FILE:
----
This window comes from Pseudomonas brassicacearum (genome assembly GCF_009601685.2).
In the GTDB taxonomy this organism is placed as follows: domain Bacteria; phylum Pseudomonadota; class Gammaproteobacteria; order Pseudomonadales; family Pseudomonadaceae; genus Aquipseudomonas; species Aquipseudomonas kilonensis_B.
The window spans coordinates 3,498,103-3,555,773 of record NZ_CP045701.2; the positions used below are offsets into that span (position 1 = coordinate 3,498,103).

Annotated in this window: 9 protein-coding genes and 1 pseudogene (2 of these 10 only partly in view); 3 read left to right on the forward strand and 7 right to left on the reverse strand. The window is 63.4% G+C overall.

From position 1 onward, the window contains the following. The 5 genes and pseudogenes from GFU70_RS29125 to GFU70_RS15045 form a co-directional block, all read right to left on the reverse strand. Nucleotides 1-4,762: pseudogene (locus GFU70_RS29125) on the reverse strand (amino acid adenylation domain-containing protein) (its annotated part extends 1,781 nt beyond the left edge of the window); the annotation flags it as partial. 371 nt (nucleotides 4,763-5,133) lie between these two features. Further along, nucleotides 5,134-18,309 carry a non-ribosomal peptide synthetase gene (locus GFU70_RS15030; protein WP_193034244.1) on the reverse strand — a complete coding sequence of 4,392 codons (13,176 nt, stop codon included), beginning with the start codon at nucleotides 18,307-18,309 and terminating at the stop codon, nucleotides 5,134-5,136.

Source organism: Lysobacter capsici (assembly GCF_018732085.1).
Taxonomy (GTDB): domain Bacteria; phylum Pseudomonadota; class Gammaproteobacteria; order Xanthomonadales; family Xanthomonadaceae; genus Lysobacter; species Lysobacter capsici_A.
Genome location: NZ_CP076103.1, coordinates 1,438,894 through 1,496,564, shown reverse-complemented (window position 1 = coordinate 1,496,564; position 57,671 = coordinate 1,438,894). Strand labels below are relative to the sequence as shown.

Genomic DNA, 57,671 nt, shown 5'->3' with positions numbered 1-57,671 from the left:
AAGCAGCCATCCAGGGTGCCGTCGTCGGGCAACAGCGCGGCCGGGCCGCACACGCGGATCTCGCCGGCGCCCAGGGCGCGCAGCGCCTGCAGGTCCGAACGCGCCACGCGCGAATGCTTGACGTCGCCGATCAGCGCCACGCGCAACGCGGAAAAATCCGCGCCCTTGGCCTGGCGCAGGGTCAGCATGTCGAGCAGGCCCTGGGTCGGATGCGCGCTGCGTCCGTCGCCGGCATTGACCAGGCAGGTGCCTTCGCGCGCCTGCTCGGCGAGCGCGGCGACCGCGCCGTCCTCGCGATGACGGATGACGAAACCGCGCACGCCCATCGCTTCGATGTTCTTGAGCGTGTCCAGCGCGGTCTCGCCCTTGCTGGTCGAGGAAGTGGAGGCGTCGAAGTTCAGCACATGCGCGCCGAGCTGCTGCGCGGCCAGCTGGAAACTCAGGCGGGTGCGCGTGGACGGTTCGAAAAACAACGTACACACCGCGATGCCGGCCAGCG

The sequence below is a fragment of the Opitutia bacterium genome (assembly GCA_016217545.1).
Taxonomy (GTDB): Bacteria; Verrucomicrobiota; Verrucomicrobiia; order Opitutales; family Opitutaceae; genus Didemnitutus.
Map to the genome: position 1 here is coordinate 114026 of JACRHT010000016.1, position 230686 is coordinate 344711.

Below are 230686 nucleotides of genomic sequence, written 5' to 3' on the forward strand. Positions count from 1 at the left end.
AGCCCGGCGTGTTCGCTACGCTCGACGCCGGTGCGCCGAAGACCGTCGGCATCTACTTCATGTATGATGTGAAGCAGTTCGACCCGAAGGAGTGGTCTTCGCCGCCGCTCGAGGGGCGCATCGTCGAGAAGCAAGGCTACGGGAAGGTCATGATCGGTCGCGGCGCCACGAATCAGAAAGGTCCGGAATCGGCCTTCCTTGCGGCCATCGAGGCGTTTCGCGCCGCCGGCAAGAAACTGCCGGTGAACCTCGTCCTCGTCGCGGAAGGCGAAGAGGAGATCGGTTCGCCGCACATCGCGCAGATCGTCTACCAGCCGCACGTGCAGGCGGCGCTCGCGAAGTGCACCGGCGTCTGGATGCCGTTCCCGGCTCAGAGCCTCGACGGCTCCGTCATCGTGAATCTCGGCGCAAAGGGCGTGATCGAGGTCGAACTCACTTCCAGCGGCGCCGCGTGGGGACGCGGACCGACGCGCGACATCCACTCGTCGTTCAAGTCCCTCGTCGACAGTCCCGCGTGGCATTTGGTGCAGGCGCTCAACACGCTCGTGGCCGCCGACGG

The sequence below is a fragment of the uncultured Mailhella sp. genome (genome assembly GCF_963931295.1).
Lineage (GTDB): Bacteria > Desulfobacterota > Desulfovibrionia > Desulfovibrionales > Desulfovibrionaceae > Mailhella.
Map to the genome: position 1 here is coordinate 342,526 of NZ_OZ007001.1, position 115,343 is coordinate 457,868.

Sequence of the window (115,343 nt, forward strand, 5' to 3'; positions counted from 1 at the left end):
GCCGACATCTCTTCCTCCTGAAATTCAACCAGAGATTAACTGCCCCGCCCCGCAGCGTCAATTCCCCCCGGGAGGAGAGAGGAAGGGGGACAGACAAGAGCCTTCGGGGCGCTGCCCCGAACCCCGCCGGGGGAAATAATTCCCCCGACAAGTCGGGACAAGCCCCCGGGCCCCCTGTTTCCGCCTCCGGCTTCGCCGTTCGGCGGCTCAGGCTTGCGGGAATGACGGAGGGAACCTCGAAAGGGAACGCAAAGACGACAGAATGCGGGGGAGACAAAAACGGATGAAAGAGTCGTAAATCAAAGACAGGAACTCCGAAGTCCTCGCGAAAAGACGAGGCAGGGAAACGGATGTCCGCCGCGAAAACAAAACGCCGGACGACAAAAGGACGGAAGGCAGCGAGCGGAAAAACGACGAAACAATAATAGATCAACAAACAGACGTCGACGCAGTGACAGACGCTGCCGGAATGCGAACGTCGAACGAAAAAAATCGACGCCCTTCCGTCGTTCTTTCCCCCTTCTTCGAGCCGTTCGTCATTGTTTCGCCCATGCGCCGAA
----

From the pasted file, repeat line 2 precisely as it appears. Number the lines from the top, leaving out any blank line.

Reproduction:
In the GTDB taxonomy this organism is placed as follows: domain Bacteria; phylum Pseudomonadota; class Gammaproteobacteria; order Pseudomonadales; family Pseudomonadaceae; genus Aquipseudomonas; species Aquipseudomonas kilonensis_B.